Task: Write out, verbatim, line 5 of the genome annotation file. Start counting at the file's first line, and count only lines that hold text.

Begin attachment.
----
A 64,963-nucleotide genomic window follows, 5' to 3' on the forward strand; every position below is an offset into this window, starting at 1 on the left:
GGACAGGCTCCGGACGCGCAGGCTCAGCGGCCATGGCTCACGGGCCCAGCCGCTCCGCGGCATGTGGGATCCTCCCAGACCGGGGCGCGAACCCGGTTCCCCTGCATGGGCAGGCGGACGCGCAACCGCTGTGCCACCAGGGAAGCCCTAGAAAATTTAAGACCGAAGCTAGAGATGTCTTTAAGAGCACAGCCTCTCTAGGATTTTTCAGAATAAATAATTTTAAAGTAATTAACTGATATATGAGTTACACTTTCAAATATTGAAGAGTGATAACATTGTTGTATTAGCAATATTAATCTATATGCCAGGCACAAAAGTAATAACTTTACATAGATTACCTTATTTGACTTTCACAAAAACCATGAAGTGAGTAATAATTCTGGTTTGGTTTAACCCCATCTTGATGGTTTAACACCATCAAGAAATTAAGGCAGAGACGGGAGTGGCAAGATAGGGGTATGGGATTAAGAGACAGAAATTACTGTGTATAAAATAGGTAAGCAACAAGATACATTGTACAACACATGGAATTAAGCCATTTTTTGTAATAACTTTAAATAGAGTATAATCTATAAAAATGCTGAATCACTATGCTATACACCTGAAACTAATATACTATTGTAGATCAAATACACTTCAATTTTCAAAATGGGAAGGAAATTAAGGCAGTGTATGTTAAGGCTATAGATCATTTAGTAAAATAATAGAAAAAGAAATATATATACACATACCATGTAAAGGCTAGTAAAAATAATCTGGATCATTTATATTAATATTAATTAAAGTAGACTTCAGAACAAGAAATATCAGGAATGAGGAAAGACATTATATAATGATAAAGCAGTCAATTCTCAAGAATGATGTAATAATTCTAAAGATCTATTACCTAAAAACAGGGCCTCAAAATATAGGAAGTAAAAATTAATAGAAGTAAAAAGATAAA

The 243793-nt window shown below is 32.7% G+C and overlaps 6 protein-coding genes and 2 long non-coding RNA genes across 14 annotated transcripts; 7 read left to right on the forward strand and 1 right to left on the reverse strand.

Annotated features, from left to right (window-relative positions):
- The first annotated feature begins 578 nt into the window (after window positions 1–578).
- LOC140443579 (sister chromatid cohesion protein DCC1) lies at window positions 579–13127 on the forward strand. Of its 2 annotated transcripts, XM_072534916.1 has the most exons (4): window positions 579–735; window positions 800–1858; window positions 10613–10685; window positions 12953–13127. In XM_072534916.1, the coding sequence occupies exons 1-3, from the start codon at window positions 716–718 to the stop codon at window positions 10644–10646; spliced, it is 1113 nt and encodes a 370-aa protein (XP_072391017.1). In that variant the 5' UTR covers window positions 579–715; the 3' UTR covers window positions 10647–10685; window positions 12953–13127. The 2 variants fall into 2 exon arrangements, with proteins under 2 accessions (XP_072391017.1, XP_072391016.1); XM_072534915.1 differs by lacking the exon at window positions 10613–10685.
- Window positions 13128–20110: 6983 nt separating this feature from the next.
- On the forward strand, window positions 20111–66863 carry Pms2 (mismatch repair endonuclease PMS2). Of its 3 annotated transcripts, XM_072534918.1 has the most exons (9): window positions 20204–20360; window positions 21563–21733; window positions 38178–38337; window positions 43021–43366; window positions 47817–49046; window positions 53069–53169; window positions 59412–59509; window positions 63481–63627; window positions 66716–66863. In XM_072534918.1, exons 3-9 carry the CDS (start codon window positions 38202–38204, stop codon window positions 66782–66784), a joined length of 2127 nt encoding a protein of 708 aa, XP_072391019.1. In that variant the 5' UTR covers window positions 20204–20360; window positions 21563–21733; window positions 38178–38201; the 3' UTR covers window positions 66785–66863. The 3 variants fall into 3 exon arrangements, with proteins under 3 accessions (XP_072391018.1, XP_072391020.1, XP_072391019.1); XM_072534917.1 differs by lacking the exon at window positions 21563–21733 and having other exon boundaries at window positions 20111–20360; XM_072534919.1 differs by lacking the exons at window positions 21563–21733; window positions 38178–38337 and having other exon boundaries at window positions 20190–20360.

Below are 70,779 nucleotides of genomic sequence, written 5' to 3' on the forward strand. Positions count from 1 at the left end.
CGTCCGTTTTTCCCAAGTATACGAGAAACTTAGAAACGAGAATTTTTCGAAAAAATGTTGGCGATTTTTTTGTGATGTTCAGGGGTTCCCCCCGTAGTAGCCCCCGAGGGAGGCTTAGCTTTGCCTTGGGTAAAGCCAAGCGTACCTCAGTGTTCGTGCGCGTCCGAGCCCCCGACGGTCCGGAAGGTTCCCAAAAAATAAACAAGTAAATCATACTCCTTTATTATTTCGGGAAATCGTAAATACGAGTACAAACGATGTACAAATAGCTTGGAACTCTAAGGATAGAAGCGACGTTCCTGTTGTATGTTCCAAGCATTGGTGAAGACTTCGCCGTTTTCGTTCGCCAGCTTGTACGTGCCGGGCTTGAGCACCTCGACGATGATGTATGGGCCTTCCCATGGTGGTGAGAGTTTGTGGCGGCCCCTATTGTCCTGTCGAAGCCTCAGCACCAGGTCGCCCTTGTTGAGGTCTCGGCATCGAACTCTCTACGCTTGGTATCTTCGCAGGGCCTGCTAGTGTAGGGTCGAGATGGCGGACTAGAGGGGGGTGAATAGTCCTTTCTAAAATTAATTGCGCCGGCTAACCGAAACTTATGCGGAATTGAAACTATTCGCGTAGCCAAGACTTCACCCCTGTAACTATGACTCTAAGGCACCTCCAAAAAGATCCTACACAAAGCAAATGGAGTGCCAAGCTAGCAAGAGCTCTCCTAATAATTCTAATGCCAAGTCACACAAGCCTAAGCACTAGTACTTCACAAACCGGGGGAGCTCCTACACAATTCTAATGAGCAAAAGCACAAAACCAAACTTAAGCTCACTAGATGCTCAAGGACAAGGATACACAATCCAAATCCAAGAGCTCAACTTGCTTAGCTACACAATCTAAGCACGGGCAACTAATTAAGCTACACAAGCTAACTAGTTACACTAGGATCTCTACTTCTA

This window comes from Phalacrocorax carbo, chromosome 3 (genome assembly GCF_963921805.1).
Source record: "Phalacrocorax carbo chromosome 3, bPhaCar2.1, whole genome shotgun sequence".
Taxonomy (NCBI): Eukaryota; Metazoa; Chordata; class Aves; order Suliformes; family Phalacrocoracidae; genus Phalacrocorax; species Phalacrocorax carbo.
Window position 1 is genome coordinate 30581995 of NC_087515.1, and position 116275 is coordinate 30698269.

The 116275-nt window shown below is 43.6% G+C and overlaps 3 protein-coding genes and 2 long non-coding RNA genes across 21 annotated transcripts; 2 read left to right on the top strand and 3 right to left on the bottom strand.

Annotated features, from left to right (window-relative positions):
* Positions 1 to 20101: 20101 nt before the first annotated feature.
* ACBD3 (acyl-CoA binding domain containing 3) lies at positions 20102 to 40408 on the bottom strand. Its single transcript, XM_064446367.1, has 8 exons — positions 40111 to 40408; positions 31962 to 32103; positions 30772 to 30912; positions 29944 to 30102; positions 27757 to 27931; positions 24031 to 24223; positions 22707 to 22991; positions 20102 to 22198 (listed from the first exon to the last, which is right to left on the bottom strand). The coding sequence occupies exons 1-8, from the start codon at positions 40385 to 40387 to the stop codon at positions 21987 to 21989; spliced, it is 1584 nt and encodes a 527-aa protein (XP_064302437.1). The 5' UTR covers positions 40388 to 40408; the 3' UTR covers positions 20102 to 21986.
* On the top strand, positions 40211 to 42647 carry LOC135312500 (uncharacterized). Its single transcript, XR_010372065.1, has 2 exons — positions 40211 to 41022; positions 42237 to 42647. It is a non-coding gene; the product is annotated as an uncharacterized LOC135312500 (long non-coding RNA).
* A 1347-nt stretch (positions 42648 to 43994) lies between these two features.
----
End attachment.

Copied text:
- The first annotated feature begins 578 nt into the window (after window positions 1–578).